A website dedicated to preserving and promoting the history of Australian
For more information
Contact: Max Ellis
All matters relating to the conduct of this site remain under the total control of Max Ellis or his nominees who will endeavour to ensure the accuracy and balance of the content and proper conduct of the site but, subject to legal requirements, cannot be held responsible for any digression or non-compliance in respect of these matters.
A new section on the History of Country Music in Australia by 2TM's legendary "Mr Hoedown" John Minson.
The great bush balladist Buddy Williams was known to be very hard on guitars.
He described them as his "tools of trade". He used the heaviest gauge bronze strings and played pick-and-strum style with a thumb pick right up against the bridge of the guitar.
Buddy only played the best Gibson brand guitars and, when his Show was based in Tamworth, he would bring his guitars out to my workshop for repairs and adjustment.
One time, he came in with a really nice Gibson which had the bridge broken clean off the spruce top. He was rehearsing and wanted it fixed right away. So I dutifully cleaned up the bridge and carefully glued it back in place and returned it to Buddy.
The following day, he was back out to my place in Calala, just up the road from Hadley Studio where he used to record. "The bridge has come off again," Buddy said. "Can you fix it on securely?"
Not to be outdone, I took this beautiful Gibson into my workshop and cut a big plate of 16 gauge aluminium sheet, glued it inside the guitar under the bridge then bolted the mahogany bridge piece right through the Sitka spruce top and into the metal plate. Although it did nothing to enhance the tone, I knew that if the bridge ever came away again, it would bring the entire top of the guitar with it!
Every 12 months or so, Buddy would trade in his old guitars for the latest top of the line Gibson model. And as I never told him about my "modification", neither he nor anyone else ever knew the truth.
So, presumably, somewhere out there is a collector, proudly playing a genuine vintage Gibson guitar, blissfully unaware that under its bridge is a big, heavy metal plate.
Early music research
John writes with an insight into how Radio 2TM proved country music was popular!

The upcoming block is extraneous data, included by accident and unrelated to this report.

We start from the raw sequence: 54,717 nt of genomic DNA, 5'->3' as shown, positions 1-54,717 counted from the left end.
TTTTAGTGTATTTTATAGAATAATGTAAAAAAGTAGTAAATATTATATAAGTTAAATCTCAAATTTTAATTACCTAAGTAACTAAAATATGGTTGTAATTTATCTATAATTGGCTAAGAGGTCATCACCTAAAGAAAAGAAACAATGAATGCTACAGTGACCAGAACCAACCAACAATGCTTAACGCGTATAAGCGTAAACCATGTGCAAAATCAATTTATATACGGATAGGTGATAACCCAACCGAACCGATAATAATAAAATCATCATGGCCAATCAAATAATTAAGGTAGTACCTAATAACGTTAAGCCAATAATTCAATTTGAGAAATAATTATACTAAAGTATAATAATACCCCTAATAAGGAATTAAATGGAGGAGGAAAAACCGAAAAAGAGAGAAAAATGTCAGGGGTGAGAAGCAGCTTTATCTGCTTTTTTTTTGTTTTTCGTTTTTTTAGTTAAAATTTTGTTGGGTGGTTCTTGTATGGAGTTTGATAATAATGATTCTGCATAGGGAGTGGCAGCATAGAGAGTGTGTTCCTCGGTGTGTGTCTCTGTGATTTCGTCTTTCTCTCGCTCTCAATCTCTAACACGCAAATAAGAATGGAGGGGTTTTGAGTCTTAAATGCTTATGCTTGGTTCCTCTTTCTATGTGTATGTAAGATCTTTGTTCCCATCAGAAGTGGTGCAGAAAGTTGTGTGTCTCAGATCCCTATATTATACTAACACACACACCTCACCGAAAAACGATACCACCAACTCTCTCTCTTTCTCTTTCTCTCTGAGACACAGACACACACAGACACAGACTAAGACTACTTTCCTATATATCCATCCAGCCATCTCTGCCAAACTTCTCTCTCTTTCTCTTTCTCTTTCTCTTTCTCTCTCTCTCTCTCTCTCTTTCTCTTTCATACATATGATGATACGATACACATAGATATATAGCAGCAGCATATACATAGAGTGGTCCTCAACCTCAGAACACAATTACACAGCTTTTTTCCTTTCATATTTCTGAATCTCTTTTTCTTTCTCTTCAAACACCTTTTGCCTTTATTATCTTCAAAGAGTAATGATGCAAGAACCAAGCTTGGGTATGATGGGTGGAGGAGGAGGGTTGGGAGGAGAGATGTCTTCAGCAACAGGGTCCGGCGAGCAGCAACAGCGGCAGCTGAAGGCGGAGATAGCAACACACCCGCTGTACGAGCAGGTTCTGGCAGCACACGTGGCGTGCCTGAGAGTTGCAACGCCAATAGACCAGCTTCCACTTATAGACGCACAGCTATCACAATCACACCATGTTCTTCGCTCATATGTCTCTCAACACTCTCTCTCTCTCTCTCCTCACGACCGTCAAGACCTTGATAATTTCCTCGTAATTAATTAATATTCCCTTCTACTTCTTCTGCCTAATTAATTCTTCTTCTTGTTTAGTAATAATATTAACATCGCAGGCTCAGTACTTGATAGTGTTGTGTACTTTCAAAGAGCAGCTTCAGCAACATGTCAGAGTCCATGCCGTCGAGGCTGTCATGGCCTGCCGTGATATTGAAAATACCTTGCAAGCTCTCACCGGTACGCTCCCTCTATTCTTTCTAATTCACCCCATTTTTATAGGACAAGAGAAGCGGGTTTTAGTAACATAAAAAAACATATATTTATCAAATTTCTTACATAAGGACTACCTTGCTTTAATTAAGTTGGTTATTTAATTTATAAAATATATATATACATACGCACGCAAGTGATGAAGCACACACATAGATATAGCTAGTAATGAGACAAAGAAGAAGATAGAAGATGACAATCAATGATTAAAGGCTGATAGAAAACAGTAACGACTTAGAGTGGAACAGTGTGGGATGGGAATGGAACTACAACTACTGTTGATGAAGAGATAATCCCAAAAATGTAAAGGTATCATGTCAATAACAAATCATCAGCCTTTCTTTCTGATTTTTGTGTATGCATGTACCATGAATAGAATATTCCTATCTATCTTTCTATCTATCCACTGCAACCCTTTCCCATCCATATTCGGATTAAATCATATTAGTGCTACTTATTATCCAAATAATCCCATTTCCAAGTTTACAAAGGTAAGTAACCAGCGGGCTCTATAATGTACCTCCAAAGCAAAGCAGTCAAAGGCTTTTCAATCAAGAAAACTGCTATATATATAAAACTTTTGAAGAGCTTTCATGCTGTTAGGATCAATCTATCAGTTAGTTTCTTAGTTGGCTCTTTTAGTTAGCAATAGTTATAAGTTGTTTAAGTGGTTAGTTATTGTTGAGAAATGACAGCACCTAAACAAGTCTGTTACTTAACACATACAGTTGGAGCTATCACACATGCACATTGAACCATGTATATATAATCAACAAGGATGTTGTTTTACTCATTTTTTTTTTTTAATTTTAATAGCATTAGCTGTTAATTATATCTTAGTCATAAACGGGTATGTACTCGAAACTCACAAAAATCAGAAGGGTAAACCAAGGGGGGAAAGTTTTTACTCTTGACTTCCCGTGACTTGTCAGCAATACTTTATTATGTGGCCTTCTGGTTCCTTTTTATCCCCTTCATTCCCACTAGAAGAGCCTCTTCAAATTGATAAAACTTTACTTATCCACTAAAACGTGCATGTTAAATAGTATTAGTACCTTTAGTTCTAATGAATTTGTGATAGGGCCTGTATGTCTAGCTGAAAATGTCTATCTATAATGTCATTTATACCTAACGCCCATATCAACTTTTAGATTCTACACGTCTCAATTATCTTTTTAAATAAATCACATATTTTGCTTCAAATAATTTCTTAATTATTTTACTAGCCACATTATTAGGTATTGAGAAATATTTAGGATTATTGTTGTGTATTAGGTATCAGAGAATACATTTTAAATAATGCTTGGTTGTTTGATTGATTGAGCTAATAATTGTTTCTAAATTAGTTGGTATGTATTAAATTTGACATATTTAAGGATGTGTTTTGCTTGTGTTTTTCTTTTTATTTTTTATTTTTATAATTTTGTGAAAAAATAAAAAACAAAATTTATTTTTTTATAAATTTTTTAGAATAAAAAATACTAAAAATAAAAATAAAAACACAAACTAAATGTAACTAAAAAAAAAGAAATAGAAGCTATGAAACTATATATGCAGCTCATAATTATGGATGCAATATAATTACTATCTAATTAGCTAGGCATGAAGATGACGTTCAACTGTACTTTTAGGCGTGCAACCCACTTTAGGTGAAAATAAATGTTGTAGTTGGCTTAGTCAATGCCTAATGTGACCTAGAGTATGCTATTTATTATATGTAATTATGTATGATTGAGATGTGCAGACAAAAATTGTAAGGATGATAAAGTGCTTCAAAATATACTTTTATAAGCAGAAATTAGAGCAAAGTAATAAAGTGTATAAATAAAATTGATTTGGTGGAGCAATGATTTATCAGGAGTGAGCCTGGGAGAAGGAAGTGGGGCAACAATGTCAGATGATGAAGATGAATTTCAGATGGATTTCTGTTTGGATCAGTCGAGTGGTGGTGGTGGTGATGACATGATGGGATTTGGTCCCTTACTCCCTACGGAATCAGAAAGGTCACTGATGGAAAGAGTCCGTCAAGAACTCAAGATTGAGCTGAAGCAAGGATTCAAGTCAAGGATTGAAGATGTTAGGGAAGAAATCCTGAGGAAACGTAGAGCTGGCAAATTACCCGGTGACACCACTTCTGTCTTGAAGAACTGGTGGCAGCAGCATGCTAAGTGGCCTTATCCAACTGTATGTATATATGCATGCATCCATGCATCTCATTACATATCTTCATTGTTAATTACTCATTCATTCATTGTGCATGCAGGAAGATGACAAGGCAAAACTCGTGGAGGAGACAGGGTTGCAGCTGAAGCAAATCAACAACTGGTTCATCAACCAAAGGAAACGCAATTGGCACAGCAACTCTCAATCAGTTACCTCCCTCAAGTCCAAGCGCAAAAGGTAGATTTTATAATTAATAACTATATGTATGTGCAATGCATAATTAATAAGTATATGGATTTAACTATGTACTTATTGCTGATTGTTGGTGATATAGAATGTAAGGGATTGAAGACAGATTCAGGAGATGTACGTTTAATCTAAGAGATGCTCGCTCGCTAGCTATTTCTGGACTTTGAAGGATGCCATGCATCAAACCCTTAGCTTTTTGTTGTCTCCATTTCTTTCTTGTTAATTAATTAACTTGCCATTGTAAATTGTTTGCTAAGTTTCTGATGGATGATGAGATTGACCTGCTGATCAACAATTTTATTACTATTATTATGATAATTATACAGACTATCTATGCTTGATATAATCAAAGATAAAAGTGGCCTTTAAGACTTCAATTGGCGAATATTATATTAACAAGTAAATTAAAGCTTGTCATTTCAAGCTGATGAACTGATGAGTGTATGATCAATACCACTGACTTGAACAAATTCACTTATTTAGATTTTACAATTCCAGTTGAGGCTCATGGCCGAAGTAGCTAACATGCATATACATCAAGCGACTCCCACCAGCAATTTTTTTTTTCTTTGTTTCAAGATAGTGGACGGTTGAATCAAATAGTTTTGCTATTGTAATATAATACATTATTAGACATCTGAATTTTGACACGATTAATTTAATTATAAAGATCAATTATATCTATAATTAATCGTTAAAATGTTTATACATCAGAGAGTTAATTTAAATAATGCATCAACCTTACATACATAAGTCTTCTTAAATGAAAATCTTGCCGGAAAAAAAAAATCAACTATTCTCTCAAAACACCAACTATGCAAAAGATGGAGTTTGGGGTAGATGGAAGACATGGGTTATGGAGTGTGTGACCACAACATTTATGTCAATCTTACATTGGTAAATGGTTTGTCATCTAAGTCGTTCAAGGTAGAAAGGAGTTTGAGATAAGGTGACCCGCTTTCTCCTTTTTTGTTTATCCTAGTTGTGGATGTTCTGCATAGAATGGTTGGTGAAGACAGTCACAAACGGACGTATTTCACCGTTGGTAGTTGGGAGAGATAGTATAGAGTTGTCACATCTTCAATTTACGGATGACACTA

Correct programming is the heart of good radio. And in the early 1960s, 2TM and the other New England Network stations unintentionally discovered a way of testing their music choices.
Each year they would run a hospital appeal day with announcers broadcasting from locations in towns throughout the network coverage area. At regular times they would cross to these centres and the duty announcer would give the progressive tally figure and exhort the locals to come in and make a donation.
This was a time when 78rpm records were being phased out and micro-groove records were replacing them. So it was decided to load up each announcer with a stack of 78s and, as people came into the various centres to donate money, they could go through the stack and select a favourite record. All the discs were in cardboard jackets and in clean, unmarked condition. And at that time most country people still had either a wind-up or electric gramophone that played the 78s.
The announcers quickly discovered which records their listeners preferred. As each person made their donation they would pick through the stack, searching for a country music disc. Records by well known bands, such as Victor Sylvester and his Ballroom Orchestra, were bypassed in favour of a Tex Morton, Slim Dusty, Buddy Williams, Smoky Dawson or Shirley Thoms record. Sometimes they would make a second donation in order to get an additional favourite country record they'd uncovered.
At the conclusion of the Appeal, announcers returned to the stations with a smaller stack of 78s of baritones, tenors, opera singers and dance bands, but no country singers. Country listeners were sending a clear message to the stations as to which music they preferred.
Little wonder that, a few years later, HOEDOWN on Radio 2TM became one of the most listened to night-time radio programs, playing exclusively country music.
The legendary Wilf Carter was an ever popular artist on 2TM Hoedown. He corresponded regularly with us, and also sent interview tapes.
His records were released by RCA Canada and were not released in Australia, so Wilf kindly provided his complete collection for the 2TM record library as well as a box of albums to give away to listeners.
Wilf was backed as a guest artist on a tour with the Kitty Wells show. He wrote saying "I want an ace up my sleeve for the show, and I remember a song I heard in Australia called The Pub With No Beer. Will you send me a copy of it and I can tell the story of it, then sing it on the show?"
Following the tour, Wilf wrote to say the "Pub" was the hit of the show, with the fans asking had he recorded it. He then asked could we provide him with additional Australian country songs to make up an entire Aussie album.
The project was handed over to Ron Wills of RCA Australia who provided a selection of bush ballads plus a suitable Aussie theme record cover.
Wilf Carter recorded the album which was released simultaneously in America and Australia where it is now a rare collectors item.